NY Times' Digital Revenue Outpaces Print For First Time Ever in Q2

The New York Times Company shared its second quarter earnings Wednesday

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The New York Times’ digital revenue surpassed its print revenue for the second quarter of 2020 for the first time in history.

The Times added 669,000 net new digital subscribers during the quarter, according to Wednesday morning’s earnings release from the company. Overall in the quarter, the Times brought in $185.5 million in digital subscription and ad revenue and $175.4 million in print revenue.

Diluted earnings per share for the quarter were at $0.14, which is down 6.7% from the second quarter last year, when diluted earnings per share were at $0.15.

Amid the coronavirus pandemic, advertising revenue was significantly down when compared to the second quarter of 2019, falling 43.9%. Advertising revenue was down in the first quarter as the pandemic began, too, decreasing 15.2% compared to Q1 2019.

In a call for investors Wednesday, New York Times Company chief operating officer Meredith Kopit Levien attributed the outlet’s digital success over the prior three months to the work done by Times journalists covering the coronavirus crisis and national unrest over systemic racism.

“I’ll have more to say in the coming quarters, but you can largely expect that we’ll forge ahead and execute on the strategy that has guided us over the past five years. That means continuing to invest in our newsroom, our product and our brand. It also means continuing to increase our focus and emphasis on our product itself, both the journalism and the way that people find and uniquely experience it as the central engine of our business, with plenty of work still ahead to build the world-class product and tech operation to enable that. And it means investing in our people, doing all that it takes to attract and retain top talent in all of our major businesses and ensuring that the Times is a place where talented people can do their best work. That includes thinking and acting ambitiously about diversity, equity and inclusion to ensure that the Times both reflects the world we report on and is a workplace that feels inclusive and rewarding to all of our colleagues,” said Levien in a nod to the ongoing cultural discussion around workplace culture and equity, especially in national newsrooms.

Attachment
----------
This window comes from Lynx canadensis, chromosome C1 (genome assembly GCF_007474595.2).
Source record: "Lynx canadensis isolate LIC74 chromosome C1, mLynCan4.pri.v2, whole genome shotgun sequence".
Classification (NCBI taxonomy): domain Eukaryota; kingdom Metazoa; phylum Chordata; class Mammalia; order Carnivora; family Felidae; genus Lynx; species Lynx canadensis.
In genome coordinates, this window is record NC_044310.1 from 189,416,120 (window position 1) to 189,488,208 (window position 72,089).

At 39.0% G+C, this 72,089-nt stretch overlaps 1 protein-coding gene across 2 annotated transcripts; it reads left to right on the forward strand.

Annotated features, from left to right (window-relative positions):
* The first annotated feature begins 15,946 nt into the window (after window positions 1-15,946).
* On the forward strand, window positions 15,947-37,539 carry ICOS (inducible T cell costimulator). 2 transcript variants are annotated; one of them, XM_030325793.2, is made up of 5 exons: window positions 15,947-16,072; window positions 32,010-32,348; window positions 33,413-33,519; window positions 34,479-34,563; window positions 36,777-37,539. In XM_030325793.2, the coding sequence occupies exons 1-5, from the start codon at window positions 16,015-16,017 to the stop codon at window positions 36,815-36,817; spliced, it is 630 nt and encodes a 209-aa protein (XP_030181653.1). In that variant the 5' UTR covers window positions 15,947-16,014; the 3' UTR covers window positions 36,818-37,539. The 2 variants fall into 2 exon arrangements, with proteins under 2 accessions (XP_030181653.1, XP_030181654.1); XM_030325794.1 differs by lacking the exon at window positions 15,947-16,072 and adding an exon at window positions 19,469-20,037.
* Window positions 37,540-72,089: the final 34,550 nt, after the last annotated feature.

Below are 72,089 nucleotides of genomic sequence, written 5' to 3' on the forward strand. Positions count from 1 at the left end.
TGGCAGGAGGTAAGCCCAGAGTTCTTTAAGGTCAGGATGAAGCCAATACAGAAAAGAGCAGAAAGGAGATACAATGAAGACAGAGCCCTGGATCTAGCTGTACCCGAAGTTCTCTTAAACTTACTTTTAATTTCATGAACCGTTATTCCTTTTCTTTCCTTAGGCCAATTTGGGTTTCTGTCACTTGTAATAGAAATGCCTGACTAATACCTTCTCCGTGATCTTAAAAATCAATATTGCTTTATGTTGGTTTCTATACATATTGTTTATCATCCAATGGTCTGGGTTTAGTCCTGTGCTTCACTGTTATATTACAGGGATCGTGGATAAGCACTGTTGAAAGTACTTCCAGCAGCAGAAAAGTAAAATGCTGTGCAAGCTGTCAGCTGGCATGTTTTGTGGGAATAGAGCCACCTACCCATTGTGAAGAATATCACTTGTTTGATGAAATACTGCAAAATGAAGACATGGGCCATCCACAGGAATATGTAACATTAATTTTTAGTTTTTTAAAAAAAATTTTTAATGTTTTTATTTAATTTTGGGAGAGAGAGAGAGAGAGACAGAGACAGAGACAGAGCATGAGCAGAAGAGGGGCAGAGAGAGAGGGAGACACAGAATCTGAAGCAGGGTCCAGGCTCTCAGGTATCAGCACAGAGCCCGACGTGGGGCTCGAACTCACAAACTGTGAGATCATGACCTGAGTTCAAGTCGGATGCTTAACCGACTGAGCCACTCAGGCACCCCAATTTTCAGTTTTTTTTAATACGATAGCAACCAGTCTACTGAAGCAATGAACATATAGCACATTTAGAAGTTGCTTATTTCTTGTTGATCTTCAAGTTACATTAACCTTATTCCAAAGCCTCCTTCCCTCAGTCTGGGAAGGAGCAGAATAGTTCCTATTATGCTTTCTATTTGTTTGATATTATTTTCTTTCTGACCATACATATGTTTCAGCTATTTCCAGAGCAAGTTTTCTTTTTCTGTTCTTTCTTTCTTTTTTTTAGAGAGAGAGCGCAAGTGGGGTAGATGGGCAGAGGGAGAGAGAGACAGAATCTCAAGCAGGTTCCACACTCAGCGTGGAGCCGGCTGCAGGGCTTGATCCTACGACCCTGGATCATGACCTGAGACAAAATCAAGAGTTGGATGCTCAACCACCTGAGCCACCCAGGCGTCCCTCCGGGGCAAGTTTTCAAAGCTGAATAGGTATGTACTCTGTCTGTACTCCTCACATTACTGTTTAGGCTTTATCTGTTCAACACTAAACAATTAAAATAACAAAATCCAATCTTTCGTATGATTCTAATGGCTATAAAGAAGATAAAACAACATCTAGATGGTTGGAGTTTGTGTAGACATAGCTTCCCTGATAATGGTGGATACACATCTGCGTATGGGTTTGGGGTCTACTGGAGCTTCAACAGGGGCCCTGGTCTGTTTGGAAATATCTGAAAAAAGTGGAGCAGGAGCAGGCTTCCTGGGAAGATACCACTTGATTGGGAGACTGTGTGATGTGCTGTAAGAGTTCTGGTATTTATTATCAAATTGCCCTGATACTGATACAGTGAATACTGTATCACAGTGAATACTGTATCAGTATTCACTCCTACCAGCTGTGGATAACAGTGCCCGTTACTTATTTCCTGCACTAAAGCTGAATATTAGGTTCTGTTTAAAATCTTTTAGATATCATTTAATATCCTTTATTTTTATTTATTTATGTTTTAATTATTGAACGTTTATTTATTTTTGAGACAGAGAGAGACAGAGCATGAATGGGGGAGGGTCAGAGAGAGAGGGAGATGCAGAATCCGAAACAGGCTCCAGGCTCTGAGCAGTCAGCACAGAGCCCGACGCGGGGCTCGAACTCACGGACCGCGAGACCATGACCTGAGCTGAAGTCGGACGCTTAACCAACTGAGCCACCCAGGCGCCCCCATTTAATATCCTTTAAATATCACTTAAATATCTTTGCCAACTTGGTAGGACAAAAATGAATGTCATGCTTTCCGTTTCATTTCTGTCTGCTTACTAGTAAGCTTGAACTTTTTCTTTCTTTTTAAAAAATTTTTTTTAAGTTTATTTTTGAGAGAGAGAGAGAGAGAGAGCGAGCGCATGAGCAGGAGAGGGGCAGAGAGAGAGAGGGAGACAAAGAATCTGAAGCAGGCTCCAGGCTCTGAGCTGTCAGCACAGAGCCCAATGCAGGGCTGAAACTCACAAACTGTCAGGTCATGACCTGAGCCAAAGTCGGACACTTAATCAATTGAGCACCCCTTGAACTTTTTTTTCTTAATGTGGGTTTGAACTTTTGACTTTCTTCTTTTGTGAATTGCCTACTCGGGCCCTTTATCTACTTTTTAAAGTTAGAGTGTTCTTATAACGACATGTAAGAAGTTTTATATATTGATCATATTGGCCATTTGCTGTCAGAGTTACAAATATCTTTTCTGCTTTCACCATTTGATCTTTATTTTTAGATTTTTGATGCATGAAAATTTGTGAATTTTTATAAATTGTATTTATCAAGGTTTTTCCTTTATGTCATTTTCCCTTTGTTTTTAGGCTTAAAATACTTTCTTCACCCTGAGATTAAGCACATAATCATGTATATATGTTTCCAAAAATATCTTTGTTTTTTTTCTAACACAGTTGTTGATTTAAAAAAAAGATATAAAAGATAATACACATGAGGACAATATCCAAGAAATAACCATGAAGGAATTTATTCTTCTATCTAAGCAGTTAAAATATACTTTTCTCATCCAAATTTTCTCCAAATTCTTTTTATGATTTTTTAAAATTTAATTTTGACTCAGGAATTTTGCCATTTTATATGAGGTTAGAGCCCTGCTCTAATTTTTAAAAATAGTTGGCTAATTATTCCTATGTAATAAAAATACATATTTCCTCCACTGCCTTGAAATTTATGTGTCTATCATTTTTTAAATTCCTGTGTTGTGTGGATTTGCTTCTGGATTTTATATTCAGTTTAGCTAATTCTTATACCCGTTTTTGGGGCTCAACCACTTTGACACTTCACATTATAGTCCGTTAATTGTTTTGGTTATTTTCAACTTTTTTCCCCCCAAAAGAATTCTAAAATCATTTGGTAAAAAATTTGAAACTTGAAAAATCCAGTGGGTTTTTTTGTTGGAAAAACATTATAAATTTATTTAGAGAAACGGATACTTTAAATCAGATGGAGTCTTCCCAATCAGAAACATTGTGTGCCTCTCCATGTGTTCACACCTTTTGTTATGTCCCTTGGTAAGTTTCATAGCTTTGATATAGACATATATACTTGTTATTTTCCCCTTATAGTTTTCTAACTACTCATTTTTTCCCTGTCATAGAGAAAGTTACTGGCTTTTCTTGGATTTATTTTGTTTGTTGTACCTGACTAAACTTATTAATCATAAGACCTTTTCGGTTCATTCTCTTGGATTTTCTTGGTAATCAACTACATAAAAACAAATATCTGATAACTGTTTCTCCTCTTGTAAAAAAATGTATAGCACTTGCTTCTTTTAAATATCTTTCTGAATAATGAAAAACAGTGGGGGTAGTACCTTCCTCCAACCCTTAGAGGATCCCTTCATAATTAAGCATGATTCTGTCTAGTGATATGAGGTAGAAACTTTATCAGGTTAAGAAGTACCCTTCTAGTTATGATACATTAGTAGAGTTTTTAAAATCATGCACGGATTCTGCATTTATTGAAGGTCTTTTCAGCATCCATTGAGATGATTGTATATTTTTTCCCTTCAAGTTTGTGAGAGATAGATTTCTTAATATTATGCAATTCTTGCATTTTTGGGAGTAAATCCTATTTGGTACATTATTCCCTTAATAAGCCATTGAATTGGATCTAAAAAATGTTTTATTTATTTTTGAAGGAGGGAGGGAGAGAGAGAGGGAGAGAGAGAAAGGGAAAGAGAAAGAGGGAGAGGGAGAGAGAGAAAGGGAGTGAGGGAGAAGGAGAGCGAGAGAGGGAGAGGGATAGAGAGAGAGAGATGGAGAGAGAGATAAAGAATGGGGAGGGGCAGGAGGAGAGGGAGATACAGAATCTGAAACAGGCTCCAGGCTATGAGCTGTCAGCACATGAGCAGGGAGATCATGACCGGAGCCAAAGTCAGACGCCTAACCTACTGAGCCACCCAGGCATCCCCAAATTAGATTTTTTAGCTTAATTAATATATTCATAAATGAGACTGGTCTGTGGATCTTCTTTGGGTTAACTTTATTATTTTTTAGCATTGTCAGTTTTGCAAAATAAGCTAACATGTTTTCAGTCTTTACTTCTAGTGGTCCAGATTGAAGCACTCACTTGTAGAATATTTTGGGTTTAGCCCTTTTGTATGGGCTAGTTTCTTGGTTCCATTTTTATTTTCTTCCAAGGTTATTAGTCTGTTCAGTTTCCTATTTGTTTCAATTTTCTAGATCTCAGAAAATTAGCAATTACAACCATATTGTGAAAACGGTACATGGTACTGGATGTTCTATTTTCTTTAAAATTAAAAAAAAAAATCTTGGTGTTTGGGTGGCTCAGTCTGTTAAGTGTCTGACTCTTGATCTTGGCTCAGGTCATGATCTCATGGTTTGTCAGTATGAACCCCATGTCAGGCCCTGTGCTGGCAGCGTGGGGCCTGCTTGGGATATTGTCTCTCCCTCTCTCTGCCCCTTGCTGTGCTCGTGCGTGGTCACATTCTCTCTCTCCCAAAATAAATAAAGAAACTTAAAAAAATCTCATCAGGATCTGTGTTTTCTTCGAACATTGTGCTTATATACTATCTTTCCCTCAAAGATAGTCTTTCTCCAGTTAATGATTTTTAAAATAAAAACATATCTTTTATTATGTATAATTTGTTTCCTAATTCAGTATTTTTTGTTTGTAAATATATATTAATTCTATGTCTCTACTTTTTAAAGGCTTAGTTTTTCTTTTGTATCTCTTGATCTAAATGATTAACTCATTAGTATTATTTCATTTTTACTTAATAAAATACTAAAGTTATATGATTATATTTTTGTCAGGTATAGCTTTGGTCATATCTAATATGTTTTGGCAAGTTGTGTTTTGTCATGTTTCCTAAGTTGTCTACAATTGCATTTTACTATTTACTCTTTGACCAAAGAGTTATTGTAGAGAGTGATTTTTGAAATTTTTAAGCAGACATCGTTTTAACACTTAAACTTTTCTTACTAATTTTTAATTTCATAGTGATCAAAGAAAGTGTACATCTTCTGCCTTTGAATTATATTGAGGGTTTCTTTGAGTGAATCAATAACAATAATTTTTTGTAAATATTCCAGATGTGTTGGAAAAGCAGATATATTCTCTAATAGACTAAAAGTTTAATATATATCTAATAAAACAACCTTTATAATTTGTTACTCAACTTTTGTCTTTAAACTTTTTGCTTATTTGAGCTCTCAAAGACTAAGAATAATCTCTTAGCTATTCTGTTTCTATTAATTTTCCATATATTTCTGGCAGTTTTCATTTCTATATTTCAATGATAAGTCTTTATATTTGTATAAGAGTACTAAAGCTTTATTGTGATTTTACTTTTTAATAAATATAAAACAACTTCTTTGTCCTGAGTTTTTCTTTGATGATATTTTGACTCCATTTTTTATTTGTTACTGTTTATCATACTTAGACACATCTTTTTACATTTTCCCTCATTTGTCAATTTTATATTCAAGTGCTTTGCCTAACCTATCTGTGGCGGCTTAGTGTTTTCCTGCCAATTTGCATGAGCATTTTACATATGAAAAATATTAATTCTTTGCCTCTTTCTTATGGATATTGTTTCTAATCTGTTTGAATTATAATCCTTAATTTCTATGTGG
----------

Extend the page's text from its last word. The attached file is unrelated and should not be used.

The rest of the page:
President and CEO Mark Thompson also spoke on the call, lauding the company for the digital milestone and reminding investors that this would be his last earnings report before Levien takes over for him in the coming weeks.

“She’s a unique talent and will be a bold and brilliant CEO,” he said of Levien before joking that when she helms future calls, they’ll be delivered in “American” rather than his British accent.

“It’s a source of some pride for me that my last full quarter as CEO was not only our best ever for new digital subscriptions but the quarter in which total digital revenue exceeded print for the first time,” he shared. “Now, this has taken its time coming, not because we’ve been slower than others to execute our digital strategy — quite the contrary — but because our great tech platform has remained so resilient. It’s clearly a watershed moment in the transformation of the Times. In revenue now, as in everything else, we are a digital-first company and won’t look back from here.”

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